Options for Patients with NSCLC That Has Progressed After Osimertinib
Osimertinib (Tagrisso) has a strong foothold as first-line therapy for patients with advanced EGFR-mutated non-small cell lung cancer (NSCLC), but resistance to the third-generation EGFR tyrosine kinase inhibitor is a major stumbling block.
“Understanding osimertinib resistance mechanisms and currently available treatment options are essential to selecting optimal second-line therapy for patients whose disease progresses during front-line osimertinib,” advised Zofia Piotrowska, MD, of Massachusetts General Hospital in Boston, and colleagues.
In a review article, Piotrowska’s group offered an “evidence-based, algorithmic approach to the evaluation and management of post-osimertinib progression,” including the following key points:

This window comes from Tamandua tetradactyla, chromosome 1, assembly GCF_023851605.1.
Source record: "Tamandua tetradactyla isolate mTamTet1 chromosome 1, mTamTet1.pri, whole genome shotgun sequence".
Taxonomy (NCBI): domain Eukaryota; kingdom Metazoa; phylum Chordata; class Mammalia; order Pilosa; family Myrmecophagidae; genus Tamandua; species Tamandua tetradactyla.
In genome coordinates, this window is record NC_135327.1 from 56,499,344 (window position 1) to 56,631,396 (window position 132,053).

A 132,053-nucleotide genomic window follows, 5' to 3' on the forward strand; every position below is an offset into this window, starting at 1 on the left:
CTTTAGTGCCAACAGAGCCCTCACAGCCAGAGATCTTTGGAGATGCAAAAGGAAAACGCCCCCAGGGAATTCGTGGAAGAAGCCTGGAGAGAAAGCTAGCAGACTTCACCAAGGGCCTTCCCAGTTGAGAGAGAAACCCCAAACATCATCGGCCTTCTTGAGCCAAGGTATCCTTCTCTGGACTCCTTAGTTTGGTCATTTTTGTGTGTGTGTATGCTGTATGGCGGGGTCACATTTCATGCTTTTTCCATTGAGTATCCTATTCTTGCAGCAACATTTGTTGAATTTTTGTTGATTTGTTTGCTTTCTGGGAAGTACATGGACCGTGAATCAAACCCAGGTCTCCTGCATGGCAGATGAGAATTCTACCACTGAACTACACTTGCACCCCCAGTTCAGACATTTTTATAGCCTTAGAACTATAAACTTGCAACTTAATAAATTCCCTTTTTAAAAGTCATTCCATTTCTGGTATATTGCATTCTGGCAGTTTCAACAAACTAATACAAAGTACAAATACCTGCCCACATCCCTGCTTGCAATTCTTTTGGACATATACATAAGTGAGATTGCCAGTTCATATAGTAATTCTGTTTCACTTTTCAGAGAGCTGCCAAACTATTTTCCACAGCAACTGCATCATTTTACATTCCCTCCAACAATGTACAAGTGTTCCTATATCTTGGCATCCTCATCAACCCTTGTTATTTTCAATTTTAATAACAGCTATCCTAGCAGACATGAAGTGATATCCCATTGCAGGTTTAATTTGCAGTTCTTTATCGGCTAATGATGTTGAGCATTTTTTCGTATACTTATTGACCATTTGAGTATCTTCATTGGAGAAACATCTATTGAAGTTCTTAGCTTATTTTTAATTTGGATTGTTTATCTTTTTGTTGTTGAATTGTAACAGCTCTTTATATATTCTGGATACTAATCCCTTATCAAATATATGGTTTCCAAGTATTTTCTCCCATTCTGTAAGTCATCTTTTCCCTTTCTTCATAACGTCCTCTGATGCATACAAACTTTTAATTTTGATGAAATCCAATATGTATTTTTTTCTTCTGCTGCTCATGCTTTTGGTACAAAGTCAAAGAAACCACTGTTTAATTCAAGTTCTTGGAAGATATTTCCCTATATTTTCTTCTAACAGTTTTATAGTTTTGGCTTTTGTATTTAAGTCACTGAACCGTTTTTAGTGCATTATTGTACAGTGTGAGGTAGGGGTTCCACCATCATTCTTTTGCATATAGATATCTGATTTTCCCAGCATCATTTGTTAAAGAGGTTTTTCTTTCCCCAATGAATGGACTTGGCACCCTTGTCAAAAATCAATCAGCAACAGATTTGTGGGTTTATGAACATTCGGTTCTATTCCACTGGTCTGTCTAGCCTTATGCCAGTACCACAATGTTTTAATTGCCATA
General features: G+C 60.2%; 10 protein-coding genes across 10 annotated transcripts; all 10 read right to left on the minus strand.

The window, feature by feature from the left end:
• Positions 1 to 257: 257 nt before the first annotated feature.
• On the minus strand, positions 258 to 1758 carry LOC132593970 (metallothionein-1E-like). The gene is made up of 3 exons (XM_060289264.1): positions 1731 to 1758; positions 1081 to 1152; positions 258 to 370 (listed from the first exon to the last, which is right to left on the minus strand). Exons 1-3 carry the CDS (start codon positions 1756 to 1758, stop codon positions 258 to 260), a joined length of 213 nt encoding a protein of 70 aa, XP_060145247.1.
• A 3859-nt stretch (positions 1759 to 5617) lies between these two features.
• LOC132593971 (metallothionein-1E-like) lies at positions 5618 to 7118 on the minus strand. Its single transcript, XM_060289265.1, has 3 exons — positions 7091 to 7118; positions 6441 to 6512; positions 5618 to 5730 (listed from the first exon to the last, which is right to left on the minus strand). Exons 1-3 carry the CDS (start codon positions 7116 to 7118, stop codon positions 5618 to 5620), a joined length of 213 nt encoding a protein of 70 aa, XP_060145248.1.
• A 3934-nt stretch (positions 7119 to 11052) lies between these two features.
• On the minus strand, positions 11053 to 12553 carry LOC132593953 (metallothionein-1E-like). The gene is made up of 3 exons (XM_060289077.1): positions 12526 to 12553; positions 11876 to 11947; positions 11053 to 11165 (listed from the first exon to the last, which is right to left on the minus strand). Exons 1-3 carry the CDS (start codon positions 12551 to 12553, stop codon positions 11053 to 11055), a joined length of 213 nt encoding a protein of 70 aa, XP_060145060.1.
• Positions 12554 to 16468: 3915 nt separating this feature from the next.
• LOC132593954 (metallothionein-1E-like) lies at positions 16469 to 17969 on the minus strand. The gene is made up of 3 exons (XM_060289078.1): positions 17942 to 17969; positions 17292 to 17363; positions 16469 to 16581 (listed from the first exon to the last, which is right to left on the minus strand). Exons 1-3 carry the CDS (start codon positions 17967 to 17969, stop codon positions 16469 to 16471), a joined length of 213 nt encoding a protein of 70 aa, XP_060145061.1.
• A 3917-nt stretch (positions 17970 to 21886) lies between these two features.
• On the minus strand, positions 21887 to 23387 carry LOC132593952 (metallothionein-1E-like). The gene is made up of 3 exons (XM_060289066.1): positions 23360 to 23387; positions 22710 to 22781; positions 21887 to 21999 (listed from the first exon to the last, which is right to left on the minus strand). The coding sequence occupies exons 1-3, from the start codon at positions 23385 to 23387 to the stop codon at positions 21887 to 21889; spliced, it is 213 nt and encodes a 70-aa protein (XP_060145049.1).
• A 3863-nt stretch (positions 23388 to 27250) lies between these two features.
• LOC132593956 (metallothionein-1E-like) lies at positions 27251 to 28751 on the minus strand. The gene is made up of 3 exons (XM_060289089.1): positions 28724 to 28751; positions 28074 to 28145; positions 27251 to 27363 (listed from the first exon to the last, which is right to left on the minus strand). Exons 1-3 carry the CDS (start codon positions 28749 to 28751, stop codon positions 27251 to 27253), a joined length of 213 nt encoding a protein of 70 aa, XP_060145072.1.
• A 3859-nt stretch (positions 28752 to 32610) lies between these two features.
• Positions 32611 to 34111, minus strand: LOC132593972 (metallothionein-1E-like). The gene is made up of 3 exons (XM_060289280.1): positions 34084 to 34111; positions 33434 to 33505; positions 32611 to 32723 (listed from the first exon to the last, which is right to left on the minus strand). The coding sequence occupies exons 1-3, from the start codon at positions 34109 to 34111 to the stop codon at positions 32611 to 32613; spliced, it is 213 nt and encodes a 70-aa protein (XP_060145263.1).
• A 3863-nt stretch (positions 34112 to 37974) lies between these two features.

Slow, asymptomatic progression often does not require an immediate change in treatment, and many patients can safely continue osimertinib beyond initial radiographic progression
Add-on locally ablative therapy to osimertinib is an option for patients with oligoprogression
MET alterations, EGFR C797X, small-cell lung cancer transformation, and oncogene fusions are the most common mechanisms of osimertinib resistance
“For patients with an EGFR mutation whose disease progresses on osimertinib and who move to second-line chemotherapy, the role of combination chemoimmunotherapy is not well understood,” and, as a result it is possible that “both a PD-L1 inhibitor and antiangiogenesis agent are required to improve on chemotherapy for patients with EGFR-positive disease”
Metastasis to the central nervous system (CNS) is common in these patients (about 20% of the FLAURA trial population had CNS metastases at presentation), and “osimertinib’s strong CNS penetration has likely contributed to the drug’s success”